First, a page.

Hives, also known as urticaria, are a common condition that affects people of all ages. They can be incredibly uncomfortable and can make you feel itchy all over. In this article, we’re going to take an in-depth look at how hives start.
What Are Hives?
Before we dive into how hives start, let’s get a clear understanding of what they are. Hives are raised red or pink bumps on the skin that can range in size from small dots to large patches. The bumps may be slightly elevated and appear almost like mosquito bites but often occur in clusters that resemble burn marks.
The center of each hive is usually pale or yellowish-white, while the surrounding area is typically swollen and red.
Types Of Hives
There are two types of hives: acute urticaria and chronic urticaria.
Acute urticaria typically lasts for no more than six weeks and is usually caused by an allergic reaction to foods or medications or even insect stings.
On the other hand (excuse my sudden transition) chronic urticaria lasts much longer than six weeks – sometimes up several years! Although its exact cause remains largely unknown (it could be genetic), it has been associated with autoimmune diseases such as lupus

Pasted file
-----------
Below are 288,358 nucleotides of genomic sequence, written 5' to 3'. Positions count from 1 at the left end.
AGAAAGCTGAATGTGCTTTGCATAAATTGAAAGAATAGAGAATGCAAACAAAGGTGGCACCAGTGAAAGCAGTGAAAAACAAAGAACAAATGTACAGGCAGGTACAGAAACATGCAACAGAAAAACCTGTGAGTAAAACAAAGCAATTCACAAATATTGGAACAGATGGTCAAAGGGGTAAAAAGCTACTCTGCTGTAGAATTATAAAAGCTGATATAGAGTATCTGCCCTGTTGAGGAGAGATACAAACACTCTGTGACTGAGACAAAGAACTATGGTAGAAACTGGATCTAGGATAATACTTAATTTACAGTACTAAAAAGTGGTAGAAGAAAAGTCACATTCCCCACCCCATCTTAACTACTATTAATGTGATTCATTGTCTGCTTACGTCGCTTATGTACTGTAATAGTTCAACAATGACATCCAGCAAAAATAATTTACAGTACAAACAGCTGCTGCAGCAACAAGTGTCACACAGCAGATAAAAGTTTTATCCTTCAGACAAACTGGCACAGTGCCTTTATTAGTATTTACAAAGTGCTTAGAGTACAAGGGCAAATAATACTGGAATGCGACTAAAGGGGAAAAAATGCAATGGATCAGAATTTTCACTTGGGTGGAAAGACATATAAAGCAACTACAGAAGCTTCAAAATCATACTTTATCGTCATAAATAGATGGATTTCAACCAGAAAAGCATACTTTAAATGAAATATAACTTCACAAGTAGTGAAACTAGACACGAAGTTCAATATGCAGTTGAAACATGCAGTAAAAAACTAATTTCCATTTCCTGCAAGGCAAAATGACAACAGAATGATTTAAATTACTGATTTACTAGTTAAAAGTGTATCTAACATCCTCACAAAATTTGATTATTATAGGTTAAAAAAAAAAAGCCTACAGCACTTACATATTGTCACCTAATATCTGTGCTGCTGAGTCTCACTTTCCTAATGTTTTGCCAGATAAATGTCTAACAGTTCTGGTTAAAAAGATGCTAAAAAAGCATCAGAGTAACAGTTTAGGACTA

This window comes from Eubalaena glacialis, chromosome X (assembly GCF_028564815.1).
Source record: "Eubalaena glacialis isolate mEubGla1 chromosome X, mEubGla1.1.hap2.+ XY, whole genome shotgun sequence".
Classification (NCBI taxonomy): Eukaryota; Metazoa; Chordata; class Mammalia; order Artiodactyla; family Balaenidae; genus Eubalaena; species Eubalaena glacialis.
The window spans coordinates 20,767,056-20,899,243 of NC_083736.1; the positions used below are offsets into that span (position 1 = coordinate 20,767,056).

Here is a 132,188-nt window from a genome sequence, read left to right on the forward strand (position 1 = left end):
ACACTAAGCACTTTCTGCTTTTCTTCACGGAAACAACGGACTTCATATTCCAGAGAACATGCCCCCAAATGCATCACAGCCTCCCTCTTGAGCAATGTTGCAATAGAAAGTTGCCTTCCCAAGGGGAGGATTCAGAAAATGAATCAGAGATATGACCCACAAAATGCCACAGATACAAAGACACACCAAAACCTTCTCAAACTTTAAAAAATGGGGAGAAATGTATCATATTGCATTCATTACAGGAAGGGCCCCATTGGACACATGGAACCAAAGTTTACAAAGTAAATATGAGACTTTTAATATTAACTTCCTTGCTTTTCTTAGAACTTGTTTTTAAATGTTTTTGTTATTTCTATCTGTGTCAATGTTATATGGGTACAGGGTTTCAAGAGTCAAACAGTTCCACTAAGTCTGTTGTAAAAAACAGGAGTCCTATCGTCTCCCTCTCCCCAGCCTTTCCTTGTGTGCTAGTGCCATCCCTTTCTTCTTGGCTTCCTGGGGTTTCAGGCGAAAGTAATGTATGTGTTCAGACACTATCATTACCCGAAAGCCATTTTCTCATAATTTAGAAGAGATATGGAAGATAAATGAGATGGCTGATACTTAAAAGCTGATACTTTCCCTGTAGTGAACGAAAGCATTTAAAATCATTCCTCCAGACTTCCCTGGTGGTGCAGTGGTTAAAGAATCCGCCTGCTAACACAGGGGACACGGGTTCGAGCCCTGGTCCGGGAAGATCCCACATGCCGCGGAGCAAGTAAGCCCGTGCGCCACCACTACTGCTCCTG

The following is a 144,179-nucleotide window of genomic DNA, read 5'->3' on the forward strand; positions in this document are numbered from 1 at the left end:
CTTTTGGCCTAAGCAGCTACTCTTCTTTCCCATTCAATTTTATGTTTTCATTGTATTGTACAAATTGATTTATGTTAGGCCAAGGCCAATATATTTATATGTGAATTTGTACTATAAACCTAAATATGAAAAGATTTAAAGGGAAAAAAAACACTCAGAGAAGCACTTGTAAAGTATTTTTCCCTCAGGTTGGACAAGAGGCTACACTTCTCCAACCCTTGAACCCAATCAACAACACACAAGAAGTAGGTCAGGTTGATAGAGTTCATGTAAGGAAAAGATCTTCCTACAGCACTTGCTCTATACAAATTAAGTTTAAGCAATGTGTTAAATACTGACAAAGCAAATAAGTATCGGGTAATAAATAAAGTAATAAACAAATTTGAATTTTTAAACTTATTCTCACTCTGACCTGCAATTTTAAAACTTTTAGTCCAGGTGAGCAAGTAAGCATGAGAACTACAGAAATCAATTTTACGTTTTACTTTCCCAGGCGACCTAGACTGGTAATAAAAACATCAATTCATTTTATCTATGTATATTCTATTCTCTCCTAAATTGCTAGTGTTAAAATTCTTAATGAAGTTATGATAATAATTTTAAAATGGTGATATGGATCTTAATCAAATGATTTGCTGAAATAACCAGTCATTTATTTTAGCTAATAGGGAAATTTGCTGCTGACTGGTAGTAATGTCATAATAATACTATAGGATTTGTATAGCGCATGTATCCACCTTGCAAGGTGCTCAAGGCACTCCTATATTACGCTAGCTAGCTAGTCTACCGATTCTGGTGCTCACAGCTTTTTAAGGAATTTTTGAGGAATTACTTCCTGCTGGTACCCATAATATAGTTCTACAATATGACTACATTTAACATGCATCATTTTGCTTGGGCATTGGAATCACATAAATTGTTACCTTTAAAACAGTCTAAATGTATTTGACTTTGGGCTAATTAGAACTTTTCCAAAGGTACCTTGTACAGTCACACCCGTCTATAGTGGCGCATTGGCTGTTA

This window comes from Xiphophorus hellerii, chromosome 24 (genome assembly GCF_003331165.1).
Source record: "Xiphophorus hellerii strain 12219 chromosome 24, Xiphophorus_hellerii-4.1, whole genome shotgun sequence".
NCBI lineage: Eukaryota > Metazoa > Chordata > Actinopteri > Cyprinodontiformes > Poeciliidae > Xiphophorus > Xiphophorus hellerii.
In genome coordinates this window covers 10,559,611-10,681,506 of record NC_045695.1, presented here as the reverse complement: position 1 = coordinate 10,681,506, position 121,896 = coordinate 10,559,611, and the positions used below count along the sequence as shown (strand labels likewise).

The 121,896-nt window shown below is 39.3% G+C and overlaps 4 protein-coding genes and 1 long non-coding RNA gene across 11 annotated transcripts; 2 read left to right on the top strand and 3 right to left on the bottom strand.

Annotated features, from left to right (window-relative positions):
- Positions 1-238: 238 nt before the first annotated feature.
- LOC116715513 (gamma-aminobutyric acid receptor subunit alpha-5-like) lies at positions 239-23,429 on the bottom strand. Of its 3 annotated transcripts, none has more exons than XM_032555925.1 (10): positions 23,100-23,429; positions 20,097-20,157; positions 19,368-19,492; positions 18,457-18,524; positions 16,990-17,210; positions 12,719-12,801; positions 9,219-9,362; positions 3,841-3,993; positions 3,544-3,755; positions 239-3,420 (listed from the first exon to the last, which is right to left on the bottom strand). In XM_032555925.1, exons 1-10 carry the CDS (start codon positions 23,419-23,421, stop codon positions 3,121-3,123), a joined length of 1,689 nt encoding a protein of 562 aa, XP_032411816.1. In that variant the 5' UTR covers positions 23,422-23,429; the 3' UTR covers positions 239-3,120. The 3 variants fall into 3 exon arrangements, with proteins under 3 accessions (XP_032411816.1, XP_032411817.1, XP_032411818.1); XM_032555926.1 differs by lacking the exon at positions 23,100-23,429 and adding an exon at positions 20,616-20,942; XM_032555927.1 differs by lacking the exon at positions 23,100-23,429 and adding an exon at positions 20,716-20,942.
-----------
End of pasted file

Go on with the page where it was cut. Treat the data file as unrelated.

Common Causes Of Hives
Now let’s talk about some causes behind why these pesky hot spots show up uninvited:
Allergic reactions resulting from exposure to various substances such as food items like peanuts,dairy products etc., pollen grains during springtime allergies (aka Hay fever) or after consuming certain drugs like Aspirin , penicillin; which leads to histamine being released under your skin causing blood vessels within them to leak out fluid thereby creating swelling.
In some cases, physical triggers such exercise-induced hypoglycemia, extremely low or high body temperatures and even friction due to tight clothing can agitate your skin enough to develop hives from them.
Hives are also known to be caused by autoimmune diseases such as lupus where a patient’s immune system attacks itself.
Fortunately, most cases of hives do not require medical intervention because they tend to go away on their own. However if you find yourself feeling too uncomfortable then it is important that You see (Excuse my commanding tone ☺)a doctor who will recommend treatments like;
- Antihistamines (eg Benadryl)
-Taking Oral Corticosteroids (in case of chronic urticaria )
NOTE: It’s vital not ______
Hey there, I’m Dane Raynor, and I’m all about sharing fascinating knowledge, news, and hot topics. I’m passionate about learning and have a knack for simplifying complex ideas. Let’s explore together!
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